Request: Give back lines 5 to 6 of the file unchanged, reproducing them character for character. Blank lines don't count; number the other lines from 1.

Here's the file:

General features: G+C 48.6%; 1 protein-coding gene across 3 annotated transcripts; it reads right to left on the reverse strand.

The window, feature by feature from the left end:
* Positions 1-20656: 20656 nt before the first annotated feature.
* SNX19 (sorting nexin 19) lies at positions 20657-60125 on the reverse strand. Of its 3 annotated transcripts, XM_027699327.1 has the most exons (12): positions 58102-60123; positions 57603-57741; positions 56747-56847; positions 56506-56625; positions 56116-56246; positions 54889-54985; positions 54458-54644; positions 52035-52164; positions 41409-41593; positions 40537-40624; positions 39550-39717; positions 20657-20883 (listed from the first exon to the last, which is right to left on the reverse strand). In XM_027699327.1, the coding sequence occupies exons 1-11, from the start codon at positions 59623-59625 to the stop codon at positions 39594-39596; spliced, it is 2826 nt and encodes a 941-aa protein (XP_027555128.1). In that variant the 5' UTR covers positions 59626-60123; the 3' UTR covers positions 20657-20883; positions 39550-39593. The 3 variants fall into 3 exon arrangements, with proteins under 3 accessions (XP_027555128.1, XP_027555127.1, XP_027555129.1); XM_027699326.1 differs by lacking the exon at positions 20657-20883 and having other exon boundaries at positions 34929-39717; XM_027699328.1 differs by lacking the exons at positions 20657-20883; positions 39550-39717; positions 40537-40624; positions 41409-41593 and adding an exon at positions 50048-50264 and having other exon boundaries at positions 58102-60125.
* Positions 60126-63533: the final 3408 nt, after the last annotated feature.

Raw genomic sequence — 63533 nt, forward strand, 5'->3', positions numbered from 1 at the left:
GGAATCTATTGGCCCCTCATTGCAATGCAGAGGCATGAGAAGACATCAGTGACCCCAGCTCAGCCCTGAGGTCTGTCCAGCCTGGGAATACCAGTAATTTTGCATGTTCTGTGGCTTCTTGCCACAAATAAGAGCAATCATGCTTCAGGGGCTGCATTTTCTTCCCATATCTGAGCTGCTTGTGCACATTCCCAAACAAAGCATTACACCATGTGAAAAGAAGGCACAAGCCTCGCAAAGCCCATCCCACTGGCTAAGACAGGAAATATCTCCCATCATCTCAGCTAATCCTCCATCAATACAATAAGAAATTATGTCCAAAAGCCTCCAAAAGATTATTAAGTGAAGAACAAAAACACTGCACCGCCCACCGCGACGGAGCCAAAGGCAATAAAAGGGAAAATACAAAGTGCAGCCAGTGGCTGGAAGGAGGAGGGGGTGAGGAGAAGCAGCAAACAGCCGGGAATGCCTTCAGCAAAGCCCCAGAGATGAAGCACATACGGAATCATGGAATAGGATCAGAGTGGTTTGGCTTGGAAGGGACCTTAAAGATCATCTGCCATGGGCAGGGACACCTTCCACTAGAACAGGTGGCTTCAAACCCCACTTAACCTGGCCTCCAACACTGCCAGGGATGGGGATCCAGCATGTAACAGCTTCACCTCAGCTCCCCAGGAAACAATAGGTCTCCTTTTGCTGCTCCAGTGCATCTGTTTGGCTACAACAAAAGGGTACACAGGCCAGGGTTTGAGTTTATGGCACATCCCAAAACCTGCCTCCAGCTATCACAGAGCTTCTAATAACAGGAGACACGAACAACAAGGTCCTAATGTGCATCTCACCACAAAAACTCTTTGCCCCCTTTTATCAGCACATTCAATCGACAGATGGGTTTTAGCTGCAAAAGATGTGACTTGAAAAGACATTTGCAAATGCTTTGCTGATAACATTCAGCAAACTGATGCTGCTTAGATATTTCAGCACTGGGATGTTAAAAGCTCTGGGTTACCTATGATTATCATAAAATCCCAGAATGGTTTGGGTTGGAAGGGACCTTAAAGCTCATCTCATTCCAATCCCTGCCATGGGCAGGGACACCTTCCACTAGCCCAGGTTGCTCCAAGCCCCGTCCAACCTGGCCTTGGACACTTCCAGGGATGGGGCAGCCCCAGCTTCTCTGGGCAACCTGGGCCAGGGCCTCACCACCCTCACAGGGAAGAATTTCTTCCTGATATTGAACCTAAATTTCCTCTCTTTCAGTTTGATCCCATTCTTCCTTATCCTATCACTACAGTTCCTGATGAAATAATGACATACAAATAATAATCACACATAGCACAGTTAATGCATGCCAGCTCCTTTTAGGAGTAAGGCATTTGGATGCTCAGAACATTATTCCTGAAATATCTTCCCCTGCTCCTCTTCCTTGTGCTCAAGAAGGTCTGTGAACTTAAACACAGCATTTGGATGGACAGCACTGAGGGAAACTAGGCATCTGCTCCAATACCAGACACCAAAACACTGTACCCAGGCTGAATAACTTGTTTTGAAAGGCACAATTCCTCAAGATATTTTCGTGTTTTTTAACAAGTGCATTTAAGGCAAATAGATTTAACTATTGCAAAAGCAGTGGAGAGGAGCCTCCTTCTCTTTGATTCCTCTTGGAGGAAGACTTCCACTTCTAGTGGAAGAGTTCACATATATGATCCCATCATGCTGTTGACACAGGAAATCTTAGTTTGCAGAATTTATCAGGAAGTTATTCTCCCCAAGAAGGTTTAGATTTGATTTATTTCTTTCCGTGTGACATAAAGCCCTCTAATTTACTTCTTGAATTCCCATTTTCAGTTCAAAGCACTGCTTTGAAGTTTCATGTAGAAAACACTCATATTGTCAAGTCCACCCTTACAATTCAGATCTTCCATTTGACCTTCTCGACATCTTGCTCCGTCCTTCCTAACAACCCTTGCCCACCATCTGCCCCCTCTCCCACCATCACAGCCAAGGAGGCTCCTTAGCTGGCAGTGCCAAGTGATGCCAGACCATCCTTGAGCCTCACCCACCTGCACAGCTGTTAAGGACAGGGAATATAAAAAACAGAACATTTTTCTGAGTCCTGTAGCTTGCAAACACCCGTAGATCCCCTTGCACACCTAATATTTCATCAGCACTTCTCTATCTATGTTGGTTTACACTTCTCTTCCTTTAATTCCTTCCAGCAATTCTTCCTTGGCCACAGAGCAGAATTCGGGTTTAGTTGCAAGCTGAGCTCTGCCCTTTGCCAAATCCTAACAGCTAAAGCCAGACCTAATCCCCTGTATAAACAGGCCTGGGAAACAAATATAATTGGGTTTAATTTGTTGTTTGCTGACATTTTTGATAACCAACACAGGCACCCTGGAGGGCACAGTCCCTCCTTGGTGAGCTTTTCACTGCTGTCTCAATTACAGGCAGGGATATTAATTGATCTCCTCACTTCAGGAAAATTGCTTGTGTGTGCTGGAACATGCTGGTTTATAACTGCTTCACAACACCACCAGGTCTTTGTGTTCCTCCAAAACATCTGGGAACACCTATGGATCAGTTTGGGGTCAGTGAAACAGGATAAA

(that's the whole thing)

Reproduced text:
* Positions 60126-63533: the final 3408 nt, after the last annotated feature.

Raw genomic sequence — 63533 nt, forward strand, 5'->3', positions numbered from 1 at the left: